Editorial: In a civilized society, not even the most vicious crimes justify a death sentence

It is soul-bruising to contemplate the torture that 10-year-old Anthony Avalos endured in his Lancaster home for more than a week before dying last year. Whippings with a looped cord and belt. Repeatedly held upside down then dropped on his head. Getting slammed into pieces of furniture and against the floor. Hot sauce poured on his face and mouth.
The road map of the abuse stretched from head to toe on his small malnourished body — bruises, abrasions, scabs and cuts visible on the outside. Traumatic brain injury and soft tissue damage on the inside. All allegedly perpetrated by his mother, Heather Barron, and her boyfriend, Kareem Leiva.
RELATED | California: Prosecutors seeking death penalty in Anthony Avalos torture case
If ever a set of circumstances called for the death penalty, this would be it. Few were surprised when Los Angeles County prosecutors said Wednesday that if the couple is convicted of the torture-murder, the jury will be asked to recommend a death sentence.
Such ca…

Indonesia puts executions on hold due to weak economy

Indonesia Attorney General M. Prasetyo
Indonesia Attorney General M. Prasetyo
Indonesia Attorney General M. Prasetyo said on Thursday that the Attorney General's Office (AGO) would not carry out a 3rd round of executions of inmates until the country gets out of the current economic slowdown.

Prasetyo said that another round of executions could trigger an international outcry that could derail President Joko "Jokowi" Widodo's campaign to fix the economy.

"The Attorney General's Office is currently helping the government in prioritizing the economy," Prasetyo told The Jakarta Post on Thursday.

This year, the AGO conducted 2 rounds of executions, the 1st involving 6 convicts in January and the 2nd another 8 in April. The executions sparked condemnations from domestic and international human rights campaigners, as well as risked Indonesia's diplomatic relationships with the respective countries of origin of the foreign inmates.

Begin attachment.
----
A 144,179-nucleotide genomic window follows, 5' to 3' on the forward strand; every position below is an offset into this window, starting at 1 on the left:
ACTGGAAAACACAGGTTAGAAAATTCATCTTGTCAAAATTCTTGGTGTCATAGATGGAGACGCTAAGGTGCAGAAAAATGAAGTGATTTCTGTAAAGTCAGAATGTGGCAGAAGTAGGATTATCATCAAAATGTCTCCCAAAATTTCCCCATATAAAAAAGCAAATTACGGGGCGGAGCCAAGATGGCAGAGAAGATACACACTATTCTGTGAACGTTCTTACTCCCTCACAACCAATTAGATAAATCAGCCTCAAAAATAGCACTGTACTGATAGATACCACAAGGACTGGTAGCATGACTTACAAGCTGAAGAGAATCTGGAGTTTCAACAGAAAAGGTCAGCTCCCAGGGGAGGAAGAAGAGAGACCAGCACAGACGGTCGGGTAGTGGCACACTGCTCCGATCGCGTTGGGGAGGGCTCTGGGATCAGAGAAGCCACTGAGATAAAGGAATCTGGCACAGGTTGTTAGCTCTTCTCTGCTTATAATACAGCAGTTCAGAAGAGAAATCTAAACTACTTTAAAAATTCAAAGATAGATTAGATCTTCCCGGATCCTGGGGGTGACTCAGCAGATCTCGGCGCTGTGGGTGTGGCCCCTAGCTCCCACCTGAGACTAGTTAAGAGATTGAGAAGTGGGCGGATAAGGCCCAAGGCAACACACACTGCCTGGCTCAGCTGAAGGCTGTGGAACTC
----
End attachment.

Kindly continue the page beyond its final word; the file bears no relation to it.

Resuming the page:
Earlier in September, the AGO had sent a budget proposal for the execution of 14 foreign and domestic drug convicts to the House of Representatives Commission III overseeing legal affairs, but the plan was put on hold after the country entered a period of economic slowdown.

Prasetyo said that the 3rd round of executions would likely be conducted next year, but he did not give details regarding the plan.

The Attorney General said that the AGO was working to help the economic recovery, including by setting up a team that would help local government officials make budget decisions.

"Some of them are reluctant to make decisions [on budgets] because they are afraid of being prosecuted by law enforcers," he said.

Separately, human rights watchdog Setara Institute chairman Hendardi called Prasetyo's argument for the delay "insensitive."

"The decision to delay the executions is not something to brag about, especially because it was not made based on humanitarian reasons. From his argument we can see that he does not know what law enforcement is," Hendardi told the Post on Thursday.

Hendardi called on Jokowi to meet international demands by abolishing capital punishment in the country.

"Any delay in the executions is not a solution. The government must issue a moratorium on the death penalty. After the moratorium, it should move further to completely abolish the inhumane practice," Hendardi said.

In addition to the executions in April, 8 drug convicts were executed on the Nusakambangan prison island near Cilacap in Central Java. They were Indonesian Zainal Abidin, Australians Andrew Chan and Myuran Sukumaran, Brazilian Rodrigo Gularte, Ghanaian Martin Anderson and Nigerians Sylvester Obiekwe Nwolise, Raheem Agbaje Salami and Okwudili Oyatanze.

Mary Jane Fiesta Veloso of the Philippines was spared after a woman who allegedly recruited her to act as a drug courier gave herself up to police in the Philippines. The AGO said that it would include Veloso in the next round of executions after the legal process in her own country finished.

The AGO has yet to release the names of the 14 drug convicts that it wants to put to death in the next round of executions.

Source: kathmandupost, October 22, 2015

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